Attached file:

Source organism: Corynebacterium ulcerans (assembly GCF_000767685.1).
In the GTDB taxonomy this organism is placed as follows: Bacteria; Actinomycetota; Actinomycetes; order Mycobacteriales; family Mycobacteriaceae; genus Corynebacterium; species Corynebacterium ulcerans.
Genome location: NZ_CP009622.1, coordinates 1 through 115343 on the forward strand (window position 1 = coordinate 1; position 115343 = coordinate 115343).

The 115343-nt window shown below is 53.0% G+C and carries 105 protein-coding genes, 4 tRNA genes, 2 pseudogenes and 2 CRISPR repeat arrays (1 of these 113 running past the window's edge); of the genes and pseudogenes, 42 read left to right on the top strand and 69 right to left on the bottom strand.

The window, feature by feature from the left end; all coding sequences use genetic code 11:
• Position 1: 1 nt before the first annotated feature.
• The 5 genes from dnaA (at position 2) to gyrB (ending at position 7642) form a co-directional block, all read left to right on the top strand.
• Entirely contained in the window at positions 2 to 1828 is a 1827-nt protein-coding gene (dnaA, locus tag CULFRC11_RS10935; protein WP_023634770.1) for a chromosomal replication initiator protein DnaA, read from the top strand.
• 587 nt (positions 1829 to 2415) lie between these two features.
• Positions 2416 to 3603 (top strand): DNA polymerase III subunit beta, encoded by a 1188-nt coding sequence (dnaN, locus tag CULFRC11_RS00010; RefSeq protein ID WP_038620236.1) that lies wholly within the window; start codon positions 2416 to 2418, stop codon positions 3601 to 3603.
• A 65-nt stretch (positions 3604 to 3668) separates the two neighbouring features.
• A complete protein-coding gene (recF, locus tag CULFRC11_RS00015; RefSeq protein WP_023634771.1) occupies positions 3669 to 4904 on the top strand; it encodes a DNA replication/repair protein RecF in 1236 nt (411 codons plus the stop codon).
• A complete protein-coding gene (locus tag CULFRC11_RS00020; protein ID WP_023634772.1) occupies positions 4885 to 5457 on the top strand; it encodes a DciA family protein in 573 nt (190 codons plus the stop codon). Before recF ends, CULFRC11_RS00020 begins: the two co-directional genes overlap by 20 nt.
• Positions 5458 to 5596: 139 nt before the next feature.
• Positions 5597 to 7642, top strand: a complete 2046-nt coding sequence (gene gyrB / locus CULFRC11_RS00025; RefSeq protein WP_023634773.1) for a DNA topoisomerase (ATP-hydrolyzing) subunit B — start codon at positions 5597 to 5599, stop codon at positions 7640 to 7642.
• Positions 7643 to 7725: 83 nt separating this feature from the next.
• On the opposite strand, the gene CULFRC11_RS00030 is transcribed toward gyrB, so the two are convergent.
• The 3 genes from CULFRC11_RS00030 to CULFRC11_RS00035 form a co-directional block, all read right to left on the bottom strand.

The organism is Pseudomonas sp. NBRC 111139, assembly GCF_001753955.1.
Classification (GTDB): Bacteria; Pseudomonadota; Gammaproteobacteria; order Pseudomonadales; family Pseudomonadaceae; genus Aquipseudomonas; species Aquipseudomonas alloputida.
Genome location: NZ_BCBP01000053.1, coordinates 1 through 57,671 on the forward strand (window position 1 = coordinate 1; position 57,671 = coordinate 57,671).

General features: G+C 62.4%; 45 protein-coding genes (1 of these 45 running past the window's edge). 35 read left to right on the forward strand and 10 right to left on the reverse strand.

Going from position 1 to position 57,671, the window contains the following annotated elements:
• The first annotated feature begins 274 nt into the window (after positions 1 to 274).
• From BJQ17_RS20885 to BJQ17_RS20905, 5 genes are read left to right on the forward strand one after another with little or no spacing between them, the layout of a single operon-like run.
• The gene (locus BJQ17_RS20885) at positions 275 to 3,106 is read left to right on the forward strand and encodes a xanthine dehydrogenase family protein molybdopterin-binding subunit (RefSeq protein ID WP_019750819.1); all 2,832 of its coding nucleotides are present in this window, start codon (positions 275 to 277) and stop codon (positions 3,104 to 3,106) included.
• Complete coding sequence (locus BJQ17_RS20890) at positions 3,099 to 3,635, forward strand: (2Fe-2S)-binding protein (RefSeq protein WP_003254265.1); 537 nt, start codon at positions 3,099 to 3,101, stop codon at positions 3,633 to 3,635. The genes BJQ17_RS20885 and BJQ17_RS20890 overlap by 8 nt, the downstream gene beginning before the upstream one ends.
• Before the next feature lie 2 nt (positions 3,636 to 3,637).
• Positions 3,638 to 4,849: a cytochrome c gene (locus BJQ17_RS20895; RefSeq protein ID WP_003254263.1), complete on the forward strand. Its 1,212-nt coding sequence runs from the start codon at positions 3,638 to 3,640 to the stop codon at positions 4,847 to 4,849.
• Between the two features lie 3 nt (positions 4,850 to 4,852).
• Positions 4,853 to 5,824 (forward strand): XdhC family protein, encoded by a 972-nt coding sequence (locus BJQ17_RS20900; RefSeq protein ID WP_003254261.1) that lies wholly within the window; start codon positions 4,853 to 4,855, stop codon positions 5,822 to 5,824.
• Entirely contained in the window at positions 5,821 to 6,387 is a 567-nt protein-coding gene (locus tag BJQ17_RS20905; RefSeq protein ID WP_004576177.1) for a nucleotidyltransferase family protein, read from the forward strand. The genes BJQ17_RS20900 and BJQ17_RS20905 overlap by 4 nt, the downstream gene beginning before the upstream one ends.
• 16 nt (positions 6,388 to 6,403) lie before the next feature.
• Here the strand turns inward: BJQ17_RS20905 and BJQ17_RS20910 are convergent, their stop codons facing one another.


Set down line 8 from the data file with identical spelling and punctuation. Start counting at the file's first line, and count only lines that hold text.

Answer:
• Entirely contained in the window at positions 2 to 1828 is a 1827-nt protein-coding gene (dnaA, locus tag CULFRC11_RS10935; protein WP_023634770.1) for a chromosomal replication initiator protein DnaA, read from the top strand.